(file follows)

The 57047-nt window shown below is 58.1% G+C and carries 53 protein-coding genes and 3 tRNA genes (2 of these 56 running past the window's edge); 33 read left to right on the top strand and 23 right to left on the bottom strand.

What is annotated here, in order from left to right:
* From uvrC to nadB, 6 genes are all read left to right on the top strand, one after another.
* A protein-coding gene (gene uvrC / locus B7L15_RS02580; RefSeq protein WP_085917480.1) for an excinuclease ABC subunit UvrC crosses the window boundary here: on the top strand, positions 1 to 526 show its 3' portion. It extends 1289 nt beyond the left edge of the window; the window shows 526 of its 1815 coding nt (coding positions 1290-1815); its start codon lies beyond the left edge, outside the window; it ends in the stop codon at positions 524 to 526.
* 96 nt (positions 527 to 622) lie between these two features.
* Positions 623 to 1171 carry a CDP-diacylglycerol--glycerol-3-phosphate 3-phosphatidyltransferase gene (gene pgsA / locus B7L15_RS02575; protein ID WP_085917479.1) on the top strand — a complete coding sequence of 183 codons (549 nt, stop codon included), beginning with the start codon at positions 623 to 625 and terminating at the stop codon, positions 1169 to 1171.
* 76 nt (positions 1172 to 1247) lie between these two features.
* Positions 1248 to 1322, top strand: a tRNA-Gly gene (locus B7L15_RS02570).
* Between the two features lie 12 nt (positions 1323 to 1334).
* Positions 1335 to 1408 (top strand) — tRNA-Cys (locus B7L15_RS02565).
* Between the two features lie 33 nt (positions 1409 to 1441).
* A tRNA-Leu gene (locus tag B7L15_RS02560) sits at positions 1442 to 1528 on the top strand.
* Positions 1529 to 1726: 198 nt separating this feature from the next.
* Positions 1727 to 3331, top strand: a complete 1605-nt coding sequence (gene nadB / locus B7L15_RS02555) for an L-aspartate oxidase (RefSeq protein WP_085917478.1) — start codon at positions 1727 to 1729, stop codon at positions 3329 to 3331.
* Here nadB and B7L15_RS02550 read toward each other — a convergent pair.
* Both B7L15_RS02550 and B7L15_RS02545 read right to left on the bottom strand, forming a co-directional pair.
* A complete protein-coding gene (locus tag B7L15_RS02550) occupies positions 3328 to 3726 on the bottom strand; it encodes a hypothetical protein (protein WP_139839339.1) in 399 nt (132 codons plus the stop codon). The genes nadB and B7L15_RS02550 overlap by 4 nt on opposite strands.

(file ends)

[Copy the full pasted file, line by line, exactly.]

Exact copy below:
The 57047-nt window shown below is 58.1% G+C and carries 53 protein-coding genes and 3 tRNA genes (2 of these 56 running past the window's edge); 33 read left to right on the top strand and 23 right to left on the bottom strand.

What is annotated here, in order from left to right:
* From uvrC to nadB, 6 genes are all read left to right on the top strand, one after another.
* A protein-coding gene (gene uvrC / locus B7L15_RS02580; RefSeq protein WP_085917480.1) for an excinuclease ABC subunit UvrC crosses the window boundary here: on the top strand, positions 1 to 526 show its 3' portion. It extends 1289 nt beyond the left edge of the window; the window shows 526 of its 1815 coding nt (coding positions 1290-1815); its start codon lies beyond the left edge, outside the window; it ends in the stop codon at positions 524 to 526.
* 96 nt (positions 527 to 622) lie between these two features.
* Positions 623 to 1171 carry a CDP-diacylglycerol--glycerol-3-phosphate 3-phosphatidyltransferase gene (gene pgsA / locus B7L15_RS02575; protein ID WP_085917479.1) on the top strand — a complete coding sequence of 183 codons (549 nt, stop codon included), beginning with the start codon at positions 623 to 625 and terminating at the stop codon, positions 1169 to 1171.
* 76 nt (positions 1172 to 1247) lie between these two features.
* Positions 1248 to 1322, top strand: a tRNA-Gly gene (locus B7L15_RS02570).
* Between the two features lie 12 nt (positions 1323 to 1334).
* Positions 1335 to 1408 (top strand) — tRNA-Cys (locus B7L15_RS02565).
* Between the two features lie 33 nt (positions 1409 to 1441).
* A tRNA-Leu gene (locus tag B7L15_RS02560) sits at positions 1442 to 1528 on the top strand.
* Positions 1529 to 1726: 198 nt separating this feature from the next.
* Positions 1727 to 3331, top strand: a complete 1605-nt coding sequence (gene nadB / locus B7L15_RS02555) for an L-aspartate oxidase (RefSeq protein WP_085917478.1) — start codon at positions 1727 to 1729, stop codon at positions 3329 to 3331.
* Here nadB and B7L15_RS02550 read toward each other — a convergent pair.
* Both B7L15_RS02550 and B7L15_RS02545 read right to left on the bottom strand, forming a co-directional pair.
* A complete protein-coding gene (locus tag B7L15_RS02550) occupies positions 3328 to 3726 on the bottom strand; it encodes a hypothetical protein (protein WP_139839339.1) in 399 nt (132 codons plus the stop codon). The genes nadB and B7L15_RS02550 overlap by 4 nt on opposite strands.